Exclusive - Russia and the Arabs: Ideology and Interests
Russia took some two decades after the collapse of the Soviet Union in order to reshape its policy towards the Arab world. It has succeeded in marketing itself to appeal to several Arab interests and alliances, making it appear as if Moscow adopts different policies with different Arab countries.
The ideological considerations that dominated Soviet-Arab ties between the 1920s and 90s disappeared with the collapse of the Soviet Union. Prior to the Soviet rise, Czarist Russia sought to exploit the weaknesses of the Ottoman Empire, which dominated vast parts of the Arab world. It advanced towards the Balkans, Crimea and the Caucasus by waging direct wars or supporting local uprisings against the Ottoman rulers. It backed the rebellion led by Ali Bey al-Kabir, the governor of Egypt, and his alliance with Zahir al-Umar in Palestine. This led to the Russian navy’s bombardment of Beirut, which was held by the Turks, and its brief occupation in 1773. Russia also established several religious schools and monasteries in the holy land in Palestine.
The Soviets ended such policies because the Bolsheviks were marginally interested in the Arab world. This changed after World War II and the emergence of the Middle East as an important arena to compete with the West during the Cold War. The Soviets therefore, supported national liberation movements, which were called “progressive regimes” that opposed and rose up against colonialization.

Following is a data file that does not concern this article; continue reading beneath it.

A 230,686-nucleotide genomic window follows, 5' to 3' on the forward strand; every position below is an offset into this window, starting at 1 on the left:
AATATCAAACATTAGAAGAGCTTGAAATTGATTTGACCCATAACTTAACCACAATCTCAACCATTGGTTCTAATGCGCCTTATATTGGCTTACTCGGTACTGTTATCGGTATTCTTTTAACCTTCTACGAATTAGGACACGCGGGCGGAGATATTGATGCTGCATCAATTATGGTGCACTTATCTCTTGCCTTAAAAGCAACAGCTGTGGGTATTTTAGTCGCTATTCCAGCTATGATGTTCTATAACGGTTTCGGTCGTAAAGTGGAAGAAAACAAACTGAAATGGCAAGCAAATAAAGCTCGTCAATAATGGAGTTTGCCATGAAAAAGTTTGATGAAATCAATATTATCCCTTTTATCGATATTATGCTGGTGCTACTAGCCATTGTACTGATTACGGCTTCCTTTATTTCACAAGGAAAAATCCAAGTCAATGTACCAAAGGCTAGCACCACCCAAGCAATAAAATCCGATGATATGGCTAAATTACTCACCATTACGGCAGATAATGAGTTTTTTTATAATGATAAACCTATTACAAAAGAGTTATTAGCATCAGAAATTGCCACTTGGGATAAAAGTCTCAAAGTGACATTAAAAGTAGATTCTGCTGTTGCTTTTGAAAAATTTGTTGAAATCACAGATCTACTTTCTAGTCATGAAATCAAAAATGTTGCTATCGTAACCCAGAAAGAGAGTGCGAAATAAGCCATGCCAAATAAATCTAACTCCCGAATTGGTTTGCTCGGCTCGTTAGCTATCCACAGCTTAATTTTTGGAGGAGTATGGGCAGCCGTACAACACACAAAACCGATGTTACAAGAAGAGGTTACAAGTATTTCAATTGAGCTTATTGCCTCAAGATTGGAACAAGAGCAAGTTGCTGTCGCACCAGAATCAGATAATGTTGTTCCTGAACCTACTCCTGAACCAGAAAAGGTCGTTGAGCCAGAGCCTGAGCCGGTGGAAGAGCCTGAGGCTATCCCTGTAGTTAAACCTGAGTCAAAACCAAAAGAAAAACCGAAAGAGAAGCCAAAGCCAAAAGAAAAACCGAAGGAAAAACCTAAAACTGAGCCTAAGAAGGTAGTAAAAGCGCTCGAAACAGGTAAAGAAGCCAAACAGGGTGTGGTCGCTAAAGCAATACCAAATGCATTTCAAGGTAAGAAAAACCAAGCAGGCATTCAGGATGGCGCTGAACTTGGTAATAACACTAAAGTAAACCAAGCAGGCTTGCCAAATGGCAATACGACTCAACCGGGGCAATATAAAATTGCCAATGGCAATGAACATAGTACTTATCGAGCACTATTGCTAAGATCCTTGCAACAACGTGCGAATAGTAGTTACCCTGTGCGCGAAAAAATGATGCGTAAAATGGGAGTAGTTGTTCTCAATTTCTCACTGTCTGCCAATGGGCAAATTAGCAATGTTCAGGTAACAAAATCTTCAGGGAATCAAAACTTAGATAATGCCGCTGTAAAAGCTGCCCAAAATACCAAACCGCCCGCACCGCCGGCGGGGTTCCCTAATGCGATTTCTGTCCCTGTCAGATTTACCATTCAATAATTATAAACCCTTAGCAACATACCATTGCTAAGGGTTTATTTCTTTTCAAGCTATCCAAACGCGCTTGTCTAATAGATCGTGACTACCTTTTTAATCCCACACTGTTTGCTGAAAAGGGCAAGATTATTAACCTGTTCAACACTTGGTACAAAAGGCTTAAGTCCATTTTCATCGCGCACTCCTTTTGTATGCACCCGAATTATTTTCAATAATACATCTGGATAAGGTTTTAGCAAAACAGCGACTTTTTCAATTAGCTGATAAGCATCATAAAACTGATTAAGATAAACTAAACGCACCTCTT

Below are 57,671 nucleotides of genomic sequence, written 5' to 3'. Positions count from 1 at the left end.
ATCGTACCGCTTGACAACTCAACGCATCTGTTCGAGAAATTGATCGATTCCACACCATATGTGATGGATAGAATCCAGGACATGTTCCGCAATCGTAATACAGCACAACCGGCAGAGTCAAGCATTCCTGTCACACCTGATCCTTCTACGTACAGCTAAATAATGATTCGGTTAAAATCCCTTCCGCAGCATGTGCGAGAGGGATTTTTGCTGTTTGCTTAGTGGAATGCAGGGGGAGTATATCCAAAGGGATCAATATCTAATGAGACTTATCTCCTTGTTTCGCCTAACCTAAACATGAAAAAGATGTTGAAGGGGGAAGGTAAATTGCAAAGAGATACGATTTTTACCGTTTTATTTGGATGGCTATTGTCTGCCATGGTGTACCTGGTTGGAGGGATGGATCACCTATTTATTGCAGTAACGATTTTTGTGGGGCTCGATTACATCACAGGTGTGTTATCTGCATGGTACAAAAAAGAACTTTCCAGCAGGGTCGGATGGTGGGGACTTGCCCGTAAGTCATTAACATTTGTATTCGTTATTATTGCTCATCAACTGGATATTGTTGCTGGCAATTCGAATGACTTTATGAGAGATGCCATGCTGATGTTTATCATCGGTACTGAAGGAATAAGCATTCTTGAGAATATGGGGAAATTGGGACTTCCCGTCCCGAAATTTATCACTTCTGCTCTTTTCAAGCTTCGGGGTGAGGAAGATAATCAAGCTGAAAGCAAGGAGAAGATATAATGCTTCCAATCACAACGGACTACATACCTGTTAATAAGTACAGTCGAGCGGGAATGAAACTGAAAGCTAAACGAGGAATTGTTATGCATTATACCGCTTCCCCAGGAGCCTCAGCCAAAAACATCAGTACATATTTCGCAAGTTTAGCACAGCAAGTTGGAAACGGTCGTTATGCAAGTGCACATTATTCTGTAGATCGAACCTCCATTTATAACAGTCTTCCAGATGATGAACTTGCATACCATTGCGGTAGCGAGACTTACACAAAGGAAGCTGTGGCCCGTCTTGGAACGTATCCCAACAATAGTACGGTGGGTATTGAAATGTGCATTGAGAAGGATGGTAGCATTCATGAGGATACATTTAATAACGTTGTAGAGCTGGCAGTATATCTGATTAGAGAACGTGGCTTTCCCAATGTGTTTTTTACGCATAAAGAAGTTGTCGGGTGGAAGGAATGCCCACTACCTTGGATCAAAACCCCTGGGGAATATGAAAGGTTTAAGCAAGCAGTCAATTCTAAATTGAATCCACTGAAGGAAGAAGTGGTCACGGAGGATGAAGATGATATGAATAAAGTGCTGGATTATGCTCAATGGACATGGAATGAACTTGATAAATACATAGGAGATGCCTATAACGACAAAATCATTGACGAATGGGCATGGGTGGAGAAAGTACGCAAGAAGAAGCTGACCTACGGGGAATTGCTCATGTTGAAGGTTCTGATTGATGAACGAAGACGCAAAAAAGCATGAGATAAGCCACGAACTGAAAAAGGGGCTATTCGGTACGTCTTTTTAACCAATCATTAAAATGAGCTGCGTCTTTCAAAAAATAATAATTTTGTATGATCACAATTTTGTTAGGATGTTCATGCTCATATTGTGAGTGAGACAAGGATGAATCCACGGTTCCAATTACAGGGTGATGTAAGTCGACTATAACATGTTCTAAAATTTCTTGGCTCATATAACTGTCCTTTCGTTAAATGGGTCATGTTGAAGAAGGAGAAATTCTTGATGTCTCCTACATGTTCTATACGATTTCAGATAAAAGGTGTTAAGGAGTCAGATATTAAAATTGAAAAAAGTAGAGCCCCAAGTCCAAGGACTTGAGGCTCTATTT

Ideology was not the only factor that shaped Soviet policy in the region. It supported progressive movements, while also waging a fierce war against the United States and its allies to remain in the Middle East. It scored victories by backing Gamal Abdel Nasser and dispatched troops to the region during the 1967 war to support Arab allies. Russia ignored at the time the oppressive practices against Communist Arabs, who were supposed to be Moscow’s natural allies. Russia, instead, opted to prioritize its geo-strategic interests.
The winds shifted in the Middle East, however, when Anwar al-Sadat expelled the Soviets in 1972 and when Hafez Assad adopted a policy of openness to the West in Syria, breaking away from his leftist predecessor Salah Jadid. The Gulf states, none of which had diplomatic ties with the Soviet Union, were also on the rise.
Relations between Russia and the Arabs witnessed a lull in the 1990s when Moscow was still reeling from the collapse of the Soviet Union. Its policies during this time focused on cementing Russian security throughout Eurasian territories. It also focused on establishing allies with former Soviet republics, China, as a rising economic power, and Europe, with which it enjoys historic ties.
In the early 2010s, the Arab world again returned to Russia’s attention. The region witnessed relative calm in the 1990s, which preceded the turbulence that kicked off with the US invasion of Iraq in 2003 and the subsequent Arab revolts.
Europe, meanwhile, continued to warily eye Russia, stoking tensions with it over its insistence to deploy American rockets and support whom Russia perceived as enemies in Ukraine, Georgia and other countries. Things came to a head with Russia’s annexation of Crimea in 2014, the repercussions of which were felt in the Middle East when Moscow intervened militarily in Syria to prop up the regime of Bashar Assad against the local uprising.
It was believed that Russia’s intervention would completely wreck relations between it and Arab countries that support the Syrian opposition. Russian diplomacy, however, succeeded in shifting Arab attention towards issues that concern them both, such as energy. Russia has, throughout this period, maintained its policy on sensitive issues that concern Arabs, such as the Palestinian cause.
Pragmatism, therefore, dominated Russian-Arab relations and both parties succeeded in averting a clash by adopting a list of priorities, although not ideal, that reflects the balance of power on the ground.